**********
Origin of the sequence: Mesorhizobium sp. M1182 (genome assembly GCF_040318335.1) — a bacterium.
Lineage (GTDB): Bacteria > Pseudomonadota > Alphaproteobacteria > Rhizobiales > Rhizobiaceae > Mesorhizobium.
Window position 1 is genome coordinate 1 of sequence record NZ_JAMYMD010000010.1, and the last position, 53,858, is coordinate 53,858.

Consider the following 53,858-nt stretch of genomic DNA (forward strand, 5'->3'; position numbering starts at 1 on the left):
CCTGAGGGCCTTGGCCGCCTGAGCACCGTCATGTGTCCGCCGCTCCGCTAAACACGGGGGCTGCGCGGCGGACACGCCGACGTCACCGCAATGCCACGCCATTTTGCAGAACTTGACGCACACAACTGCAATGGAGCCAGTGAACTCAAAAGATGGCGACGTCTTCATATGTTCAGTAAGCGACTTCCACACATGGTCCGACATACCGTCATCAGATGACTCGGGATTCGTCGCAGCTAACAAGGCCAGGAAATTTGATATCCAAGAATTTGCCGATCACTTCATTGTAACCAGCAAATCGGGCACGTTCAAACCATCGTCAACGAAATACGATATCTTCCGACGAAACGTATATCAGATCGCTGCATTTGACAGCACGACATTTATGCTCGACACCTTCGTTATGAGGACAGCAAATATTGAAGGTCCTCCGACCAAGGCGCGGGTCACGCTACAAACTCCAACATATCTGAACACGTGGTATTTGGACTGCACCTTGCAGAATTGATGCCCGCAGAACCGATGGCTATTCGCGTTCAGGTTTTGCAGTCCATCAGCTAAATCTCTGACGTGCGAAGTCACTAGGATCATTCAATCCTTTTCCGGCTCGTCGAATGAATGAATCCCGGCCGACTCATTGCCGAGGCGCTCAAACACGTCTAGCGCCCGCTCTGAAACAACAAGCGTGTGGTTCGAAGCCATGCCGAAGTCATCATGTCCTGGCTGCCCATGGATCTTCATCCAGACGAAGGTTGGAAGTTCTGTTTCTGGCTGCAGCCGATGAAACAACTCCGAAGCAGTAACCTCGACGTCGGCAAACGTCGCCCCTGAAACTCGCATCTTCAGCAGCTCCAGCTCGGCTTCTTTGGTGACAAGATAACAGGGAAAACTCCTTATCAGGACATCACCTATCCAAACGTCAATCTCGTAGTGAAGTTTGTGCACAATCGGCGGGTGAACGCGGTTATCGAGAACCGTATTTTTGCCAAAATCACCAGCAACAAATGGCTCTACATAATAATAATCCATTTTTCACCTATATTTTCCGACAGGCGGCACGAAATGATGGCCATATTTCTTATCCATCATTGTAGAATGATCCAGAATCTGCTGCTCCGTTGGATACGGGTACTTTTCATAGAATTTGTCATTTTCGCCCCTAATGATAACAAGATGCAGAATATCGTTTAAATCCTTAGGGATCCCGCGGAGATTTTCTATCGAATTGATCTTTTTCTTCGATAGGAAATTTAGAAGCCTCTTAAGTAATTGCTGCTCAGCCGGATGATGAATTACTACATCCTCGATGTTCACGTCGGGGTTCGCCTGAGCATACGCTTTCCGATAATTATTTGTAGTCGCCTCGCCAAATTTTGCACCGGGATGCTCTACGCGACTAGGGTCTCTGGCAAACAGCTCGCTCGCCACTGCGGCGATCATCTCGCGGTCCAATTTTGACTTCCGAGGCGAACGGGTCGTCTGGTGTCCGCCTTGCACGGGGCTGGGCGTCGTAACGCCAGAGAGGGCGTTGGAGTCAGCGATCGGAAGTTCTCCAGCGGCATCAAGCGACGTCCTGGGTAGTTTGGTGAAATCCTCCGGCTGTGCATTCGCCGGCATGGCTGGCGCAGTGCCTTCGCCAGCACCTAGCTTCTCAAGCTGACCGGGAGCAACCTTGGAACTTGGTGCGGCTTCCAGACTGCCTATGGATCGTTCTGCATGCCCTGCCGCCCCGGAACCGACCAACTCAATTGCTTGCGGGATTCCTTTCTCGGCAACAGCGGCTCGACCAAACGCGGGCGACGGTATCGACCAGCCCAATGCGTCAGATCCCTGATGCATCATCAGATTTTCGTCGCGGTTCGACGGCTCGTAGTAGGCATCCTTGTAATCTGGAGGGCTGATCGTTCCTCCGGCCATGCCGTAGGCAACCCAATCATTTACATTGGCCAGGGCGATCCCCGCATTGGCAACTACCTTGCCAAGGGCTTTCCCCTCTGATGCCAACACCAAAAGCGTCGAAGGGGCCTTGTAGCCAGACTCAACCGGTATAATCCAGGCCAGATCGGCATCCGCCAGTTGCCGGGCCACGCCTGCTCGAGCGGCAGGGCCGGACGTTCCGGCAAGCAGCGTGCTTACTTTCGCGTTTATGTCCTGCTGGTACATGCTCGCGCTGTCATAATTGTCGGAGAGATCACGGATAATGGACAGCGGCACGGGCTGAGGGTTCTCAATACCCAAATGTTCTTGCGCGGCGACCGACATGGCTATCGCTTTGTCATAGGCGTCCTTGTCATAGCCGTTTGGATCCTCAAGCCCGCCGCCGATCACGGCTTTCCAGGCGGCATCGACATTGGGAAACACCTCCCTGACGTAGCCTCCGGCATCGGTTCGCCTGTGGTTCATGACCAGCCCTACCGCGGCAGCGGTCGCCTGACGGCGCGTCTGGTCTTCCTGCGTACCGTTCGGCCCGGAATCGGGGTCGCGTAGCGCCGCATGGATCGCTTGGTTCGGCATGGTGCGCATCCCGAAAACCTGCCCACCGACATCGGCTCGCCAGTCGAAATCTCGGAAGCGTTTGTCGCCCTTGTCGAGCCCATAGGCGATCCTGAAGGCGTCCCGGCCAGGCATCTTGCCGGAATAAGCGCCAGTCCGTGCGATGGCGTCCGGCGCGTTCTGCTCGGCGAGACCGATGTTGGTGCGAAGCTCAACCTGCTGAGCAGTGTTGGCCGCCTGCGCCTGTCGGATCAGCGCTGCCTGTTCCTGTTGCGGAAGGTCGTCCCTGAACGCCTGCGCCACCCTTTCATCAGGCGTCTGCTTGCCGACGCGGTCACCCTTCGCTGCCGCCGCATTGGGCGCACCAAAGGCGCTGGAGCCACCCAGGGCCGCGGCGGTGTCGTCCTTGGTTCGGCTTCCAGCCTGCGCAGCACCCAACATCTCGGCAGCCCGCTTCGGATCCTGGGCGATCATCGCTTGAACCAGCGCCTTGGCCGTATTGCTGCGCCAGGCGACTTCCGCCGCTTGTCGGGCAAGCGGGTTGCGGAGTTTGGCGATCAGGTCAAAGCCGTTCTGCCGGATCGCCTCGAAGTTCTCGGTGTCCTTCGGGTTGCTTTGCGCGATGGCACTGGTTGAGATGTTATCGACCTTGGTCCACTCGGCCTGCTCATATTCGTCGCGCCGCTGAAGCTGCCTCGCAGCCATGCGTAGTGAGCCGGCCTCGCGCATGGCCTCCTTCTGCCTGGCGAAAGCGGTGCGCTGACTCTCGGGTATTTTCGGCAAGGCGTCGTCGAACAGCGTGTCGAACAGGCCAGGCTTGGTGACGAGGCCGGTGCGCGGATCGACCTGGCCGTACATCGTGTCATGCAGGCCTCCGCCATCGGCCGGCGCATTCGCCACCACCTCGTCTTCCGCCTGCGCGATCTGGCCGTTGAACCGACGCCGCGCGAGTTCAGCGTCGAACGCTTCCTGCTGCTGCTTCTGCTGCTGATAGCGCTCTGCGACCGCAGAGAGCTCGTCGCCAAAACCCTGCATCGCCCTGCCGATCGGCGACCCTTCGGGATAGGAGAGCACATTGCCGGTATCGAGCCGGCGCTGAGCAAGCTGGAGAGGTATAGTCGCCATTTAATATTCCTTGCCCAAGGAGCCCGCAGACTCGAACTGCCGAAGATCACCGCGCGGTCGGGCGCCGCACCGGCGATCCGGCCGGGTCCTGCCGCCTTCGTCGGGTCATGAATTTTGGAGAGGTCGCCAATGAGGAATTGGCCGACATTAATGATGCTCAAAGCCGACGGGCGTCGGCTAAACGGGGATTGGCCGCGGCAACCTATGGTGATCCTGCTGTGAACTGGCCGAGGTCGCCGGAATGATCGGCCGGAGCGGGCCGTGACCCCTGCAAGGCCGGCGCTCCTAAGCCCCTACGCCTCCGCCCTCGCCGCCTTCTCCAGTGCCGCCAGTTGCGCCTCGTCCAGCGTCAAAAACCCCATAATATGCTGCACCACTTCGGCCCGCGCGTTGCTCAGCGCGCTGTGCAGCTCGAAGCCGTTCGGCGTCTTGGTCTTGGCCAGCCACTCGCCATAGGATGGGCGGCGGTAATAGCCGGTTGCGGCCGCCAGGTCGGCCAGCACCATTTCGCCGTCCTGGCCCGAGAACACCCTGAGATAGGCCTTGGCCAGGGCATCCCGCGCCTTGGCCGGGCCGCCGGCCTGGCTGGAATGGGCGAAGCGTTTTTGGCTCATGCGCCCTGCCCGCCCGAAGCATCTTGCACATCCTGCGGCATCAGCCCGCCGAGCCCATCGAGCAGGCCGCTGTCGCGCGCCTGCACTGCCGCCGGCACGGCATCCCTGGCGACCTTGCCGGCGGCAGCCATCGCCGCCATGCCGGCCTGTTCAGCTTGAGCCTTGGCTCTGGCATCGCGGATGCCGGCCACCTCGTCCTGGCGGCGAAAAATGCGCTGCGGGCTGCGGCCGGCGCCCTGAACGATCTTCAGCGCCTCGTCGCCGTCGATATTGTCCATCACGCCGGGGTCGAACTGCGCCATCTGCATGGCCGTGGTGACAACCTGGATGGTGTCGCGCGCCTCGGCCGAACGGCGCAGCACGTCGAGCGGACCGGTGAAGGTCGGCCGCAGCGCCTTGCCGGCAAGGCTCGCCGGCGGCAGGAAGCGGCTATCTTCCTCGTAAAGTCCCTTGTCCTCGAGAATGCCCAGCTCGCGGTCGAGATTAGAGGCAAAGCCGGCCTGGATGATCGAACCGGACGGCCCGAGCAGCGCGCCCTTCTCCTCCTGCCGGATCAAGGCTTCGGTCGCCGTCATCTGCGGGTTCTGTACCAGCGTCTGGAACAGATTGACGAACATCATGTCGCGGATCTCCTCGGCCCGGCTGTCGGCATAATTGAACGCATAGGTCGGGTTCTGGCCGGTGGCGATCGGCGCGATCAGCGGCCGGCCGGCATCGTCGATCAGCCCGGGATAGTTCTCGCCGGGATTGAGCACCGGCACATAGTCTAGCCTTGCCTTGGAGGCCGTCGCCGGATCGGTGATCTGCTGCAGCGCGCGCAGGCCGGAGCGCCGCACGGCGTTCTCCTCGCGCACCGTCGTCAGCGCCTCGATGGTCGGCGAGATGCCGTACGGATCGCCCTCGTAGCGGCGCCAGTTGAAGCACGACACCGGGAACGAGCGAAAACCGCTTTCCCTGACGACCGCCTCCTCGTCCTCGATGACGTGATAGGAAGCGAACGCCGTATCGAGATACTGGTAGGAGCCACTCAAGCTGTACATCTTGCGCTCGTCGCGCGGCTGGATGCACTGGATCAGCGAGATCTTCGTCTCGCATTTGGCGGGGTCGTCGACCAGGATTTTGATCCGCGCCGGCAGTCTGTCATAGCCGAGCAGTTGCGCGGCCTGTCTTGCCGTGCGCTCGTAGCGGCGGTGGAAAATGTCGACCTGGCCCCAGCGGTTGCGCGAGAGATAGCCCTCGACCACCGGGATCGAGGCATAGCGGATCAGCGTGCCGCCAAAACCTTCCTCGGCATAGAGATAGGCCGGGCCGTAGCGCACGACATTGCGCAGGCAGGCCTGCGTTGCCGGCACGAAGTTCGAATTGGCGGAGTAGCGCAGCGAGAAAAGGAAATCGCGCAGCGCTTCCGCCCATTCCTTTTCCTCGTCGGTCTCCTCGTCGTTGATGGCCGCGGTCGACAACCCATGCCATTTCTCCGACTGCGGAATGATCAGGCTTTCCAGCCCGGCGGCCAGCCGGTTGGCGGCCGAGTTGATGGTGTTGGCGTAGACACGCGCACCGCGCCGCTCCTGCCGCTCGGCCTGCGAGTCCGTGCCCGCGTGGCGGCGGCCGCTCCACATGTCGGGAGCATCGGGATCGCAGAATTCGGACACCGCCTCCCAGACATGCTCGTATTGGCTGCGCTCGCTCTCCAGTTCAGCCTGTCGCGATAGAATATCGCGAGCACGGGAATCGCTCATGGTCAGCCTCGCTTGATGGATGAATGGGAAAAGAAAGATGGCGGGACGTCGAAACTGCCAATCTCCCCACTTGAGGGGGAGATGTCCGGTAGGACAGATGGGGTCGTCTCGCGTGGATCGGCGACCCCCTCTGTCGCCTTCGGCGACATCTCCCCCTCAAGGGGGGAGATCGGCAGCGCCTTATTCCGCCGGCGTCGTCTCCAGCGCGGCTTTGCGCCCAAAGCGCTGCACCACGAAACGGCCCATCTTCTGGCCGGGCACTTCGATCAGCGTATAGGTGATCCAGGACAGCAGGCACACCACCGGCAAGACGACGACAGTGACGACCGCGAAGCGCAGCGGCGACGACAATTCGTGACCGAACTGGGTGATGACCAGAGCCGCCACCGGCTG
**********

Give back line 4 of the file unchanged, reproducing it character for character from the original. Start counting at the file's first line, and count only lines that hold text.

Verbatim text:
Consider the following 53,858-nt stretch of genomic DNA (forward strand, 5'->3'; position numbering starts at 1 on the left):